• In this scenario, aliyah, now assumed to be marginal behavior, becomes a possibility for many young Jews.
What opportunities arise for this communal system in the new scenario?
  • This scenario restricts campus activities but allows organizations serving college-age Jews to do more community outreach. In this scenario, the community is the new campus.
  • Student organizations can (and need to) partner with other Jewish organizations that expand their reach beyond campus.
  • Since fewer people can afford college – and a college diploma doesn’t guarantee a better job – there’s a need and an opportunity to revive a robust network of Jewish vocational and professional schools. Accreditation and skill building can become gateways to Jewish community.
  • This scenario could also present an opportunity for the revival of traditional “Jewish universities.” They’ll be havens from antisemitism, and, if they can provide tuition support, they’ll be a magnet for Jewish students.
  • In a world in which young people can’t afford to live alone, organizations that provide communal living, like Moishe House, or “urban kibbutzim” offer a desirable alternative to living with families.
  • Times of crisis are also times of spiritual quests and search for meaning. A religious revival, as we saw above, presents an opportunity for Jewish engagement. Seminaries may see an increase in enrollment.
  • The long economic crisis will make it easier for the community to attract great professional talent, and the professional level of the communal human resources can increase.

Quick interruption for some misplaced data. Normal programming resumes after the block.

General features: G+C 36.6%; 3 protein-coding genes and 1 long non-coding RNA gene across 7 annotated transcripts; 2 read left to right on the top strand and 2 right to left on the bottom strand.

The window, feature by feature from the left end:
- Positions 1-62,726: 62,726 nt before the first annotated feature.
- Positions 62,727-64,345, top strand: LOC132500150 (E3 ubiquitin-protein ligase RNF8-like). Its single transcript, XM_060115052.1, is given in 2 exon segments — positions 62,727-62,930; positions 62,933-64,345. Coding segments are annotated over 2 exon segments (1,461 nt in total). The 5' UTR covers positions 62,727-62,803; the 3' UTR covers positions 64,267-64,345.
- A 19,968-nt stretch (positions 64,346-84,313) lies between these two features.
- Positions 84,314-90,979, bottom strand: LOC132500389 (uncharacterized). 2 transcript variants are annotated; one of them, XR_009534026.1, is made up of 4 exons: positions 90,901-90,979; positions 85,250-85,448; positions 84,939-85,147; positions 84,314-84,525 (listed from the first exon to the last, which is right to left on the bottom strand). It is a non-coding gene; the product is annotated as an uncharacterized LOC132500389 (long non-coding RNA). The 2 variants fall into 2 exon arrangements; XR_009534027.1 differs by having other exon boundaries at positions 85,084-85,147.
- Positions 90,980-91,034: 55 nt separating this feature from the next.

• The community can now use “basic needs” as a driver of communal belonging. Young people may join if communities can offer practical solutions to their concrete problems, like finding a job or a place to live, or access to health insurance. There is an opportunity to revive many organizations that Jewish immigrants used in previous centuries.
  • In a time of great upheaval, there’s an opportunity for Judaism to provide meaning and comfort. We may see a re-emergence of Jews championing global causes with a distinct Jewish message, like Rabbi A.J. Heschel.
  • In parallel, security provides an avenue for engagement. Like in many European countries, the security organizations recruit volunteers and become “in” for young people.
  • With online learning, there’s an opportunity to increase the quality and depth of Jewish education. Young people can remotely access the best scholars and teachers in the world, and the quality of Jewish content can increase.
  • Global communities can develop online, across borders.
  • Since aliyah has become an option for many, it can be an avenue for Jewish engagement.
What skills and competencies will be needed?
  • To thrive in these scenarios our community will need to realign its skillset. Professionals and leaders will need to be skilled at pastoral care, as they’ll be required to provide social and emotional supports to constituents.
  • In a community with economic challenges, local leaders won’t be able to offer all the programs and services needed. In that sense they’ll need to be more like “curators” guiding people to where the services they need can be found.
  • Professionals will need the technical skills to help young people navigate concrete problems – like access to health benefits, legal issues, loan forgiveness, job retraining, etc.
  • In a world in which young Jews are pulled between political activism and Jewish practice, communities will need to learn integration skills, to help students do both.